Of course, the better you do, the harder the content becomes and with that comes increased rewards and even more Fame. Fame is a type of XP that isn’t tied to Dun’djinn that operates sort of like a battle pass; earn Fame, increase your rank (you have three contracts or passes to work on), and get rewards be it gear, resources or cosmetics for your fort.
Playing Dun’djinn with friends is recommended if possible. You can certainly do it solo, and it’ll test your skill to go further and further, but if you want to really progress far into it you’ll definitely have better luck doing it with a group.
This is a fun loop, but it’s not a deep enough end-game that will keep most players grinding for very long. This doesn’t have the staying power of say Path of Exile or Diablo 3.
A fun side aspect of Torchlight 3 is the fort system. You can build and fully customize your very own fort.
Your fort persist across all your characters (again with Single Player and Multiplayer split), so regardless of what character you’re on any improvements to your fort count so you can always be working on getting resources and stuff for your fort.
Your fort serves as sort of your home base, but it is an a hub area where other players can come to when passing between zones. Buildings and monuments that you build in your fort can then be used by other players to swap out skills, armor sets and be granted buffs.
As you play through the game, slaying enemies, opening chests and completing quest you’ll earn decorations to place in your fort. Most decorations though will be earned via progressing your Fame contract ranks (again there’s three of these).
Within your fort walls, you can place monuments that grant buffs and levels up over time as you sacrifice items to it. You can also place useful stations and craft in your forge.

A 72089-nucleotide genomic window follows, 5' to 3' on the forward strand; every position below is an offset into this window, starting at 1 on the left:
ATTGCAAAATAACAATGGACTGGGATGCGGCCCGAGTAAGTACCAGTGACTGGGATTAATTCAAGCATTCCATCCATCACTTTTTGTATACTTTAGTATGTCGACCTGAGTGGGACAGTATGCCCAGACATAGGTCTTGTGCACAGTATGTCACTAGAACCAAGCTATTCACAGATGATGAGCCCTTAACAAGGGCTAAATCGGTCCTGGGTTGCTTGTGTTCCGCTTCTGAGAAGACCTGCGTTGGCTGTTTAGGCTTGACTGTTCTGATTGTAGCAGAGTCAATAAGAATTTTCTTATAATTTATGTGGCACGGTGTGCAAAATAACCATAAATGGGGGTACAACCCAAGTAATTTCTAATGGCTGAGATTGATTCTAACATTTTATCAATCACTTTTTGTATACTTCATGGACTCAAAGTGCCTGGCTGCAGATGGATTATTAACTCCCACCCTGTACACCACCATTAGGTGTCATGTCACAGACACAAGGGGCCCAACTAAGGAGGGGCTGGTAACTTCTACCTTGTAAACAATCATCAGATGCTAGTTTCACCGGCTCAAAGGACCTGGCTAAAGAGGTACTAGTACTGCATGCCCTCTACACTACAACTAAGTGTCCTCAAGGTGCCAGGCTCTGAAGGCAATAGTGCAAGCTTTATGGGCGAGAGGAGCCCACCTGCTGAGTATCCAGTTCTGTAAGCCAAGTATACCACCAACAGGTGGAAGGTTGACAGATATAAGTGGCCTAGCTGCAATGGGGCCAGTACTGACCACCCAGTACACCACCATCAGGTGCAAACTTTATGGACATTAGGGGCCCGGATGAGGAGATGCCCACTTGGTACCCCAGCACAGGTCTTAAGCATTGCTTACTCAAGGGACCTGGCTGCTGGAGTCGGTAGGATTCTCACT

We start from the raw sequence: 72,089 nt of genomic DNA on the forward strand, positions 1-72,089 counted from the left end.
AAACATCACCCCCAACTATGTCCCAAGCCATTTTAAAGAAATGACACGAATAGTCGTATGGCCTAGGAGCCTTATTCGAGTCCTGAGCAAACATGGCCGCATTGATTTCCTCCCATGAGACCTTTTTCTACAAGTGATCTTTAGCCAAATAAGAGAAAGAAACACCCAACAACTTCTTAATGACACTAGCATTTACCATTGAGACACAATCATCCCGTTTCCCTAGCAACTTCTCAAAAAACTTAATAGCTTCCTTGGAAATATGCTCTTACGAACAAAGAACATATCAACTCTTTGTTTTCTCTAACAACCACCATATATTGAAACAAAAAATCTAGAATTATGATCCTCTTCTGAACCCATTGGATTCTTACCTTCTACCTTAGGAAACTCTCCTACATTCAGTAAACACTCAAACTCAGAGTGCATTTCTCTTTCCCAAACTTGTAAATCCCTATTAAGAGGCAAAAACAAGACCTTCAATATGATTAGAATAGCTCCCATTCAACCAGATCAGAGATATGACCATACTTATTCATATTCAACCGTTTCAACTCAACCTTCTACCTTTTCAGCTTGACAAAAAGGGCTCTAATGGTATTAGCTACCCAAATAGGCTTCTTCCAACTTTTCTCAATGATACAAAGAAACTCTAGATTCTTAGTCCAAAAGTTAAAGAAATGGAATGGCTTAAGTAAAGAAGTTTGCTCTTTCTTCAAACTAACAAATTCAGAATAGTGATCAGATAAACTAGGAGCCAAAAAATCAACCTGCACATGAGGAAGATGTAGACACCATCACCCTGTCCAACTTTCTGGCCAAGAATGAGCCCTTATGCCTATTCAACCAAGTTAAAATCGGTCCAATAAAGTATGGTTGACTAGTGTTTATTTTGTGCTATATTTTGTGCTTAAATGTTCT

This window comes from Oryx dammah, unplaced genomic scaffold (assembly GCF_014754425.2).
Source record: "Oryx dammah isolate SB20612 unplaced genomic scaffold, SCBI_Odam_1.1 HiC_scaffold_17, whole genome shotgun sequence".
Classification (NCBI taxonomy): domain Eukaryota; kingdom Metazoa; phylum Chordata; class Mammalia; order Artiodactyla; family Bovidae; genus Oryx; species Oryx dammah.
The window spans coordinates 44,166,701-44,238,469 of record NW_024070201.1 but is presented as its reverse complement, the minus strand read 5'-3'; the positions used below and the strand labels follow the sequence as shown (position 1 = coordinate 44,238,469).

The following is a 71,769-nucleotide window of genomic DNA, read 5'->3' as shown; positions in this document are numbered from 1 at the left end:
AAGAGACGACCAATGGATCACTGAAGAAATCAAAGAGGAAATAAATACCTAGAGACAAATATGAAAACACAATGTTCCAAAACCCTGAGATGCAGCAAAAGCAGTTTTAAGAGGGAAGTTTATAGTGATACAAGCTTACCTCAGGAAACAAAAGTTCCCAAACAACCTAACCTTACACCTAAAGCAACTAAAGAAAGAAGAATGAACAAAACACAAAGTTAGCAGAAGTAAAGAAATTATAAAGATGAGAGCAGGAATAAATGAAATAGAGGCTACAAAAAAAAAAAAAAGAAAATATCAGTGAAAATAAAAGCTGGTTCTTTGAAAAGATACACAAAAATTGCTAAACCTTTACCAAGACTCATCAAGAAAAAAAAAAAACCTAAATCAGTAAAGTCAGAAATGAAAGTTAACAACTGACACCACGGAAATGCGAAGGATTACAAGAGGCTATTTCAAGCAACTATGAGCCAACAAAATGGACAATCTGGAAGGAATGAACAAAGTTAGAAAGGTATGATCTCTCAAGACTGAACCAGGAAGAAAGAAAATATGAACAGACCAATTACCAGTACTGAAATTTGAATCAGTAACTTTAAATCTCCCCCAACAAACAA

Many people won’t care about this aspect of the game, but there’s definitely a large crowd that get into this kind of thing and can create some highly creative and awesome looking forts. If that’s your thing, you can have a lot of fun with this system
Torchlight III sports some cartoonish graphics that plays well with the more light-hearted game it is. It looks great, and it runs pretty good too (the only issue I’ve had on PS4 Pro is an occasional stuttering in the menu while trying to change tabs).
It’s been called by other outlets an “accessible ARPG,” with a negative slant on that, and I just don’t see it that way. It’s definitely “accessible,” but that’s alright with me as I wasn’t looking for some overly convoluted progression system like Path of Exile.
I don’t think the average gamer will spend hundreds or thousands of hours playing Torchlight 3, the way some do Path of Exile or Diablo, but I don’t believe the game was designed with that in mind. Jump in, play the main quest, clear some dungeons and spend some time in the Dun’djinn and customizing your fort and then switch games until new content or a seasonal event comes out.
It’s not a grind intensive game that’s going to feel like a chore to play, so if that’s what you’re look for you won’t find it here.
If you’re in the mood for a fun ARPG to spend to 40 to 60 hours, or more, before moving on to something else then I think you’ll be more than satisfied with Torchlight 3 at $40.
Torchlight III gets a three out of five: GOOD.
* Code provided by the publisher for review.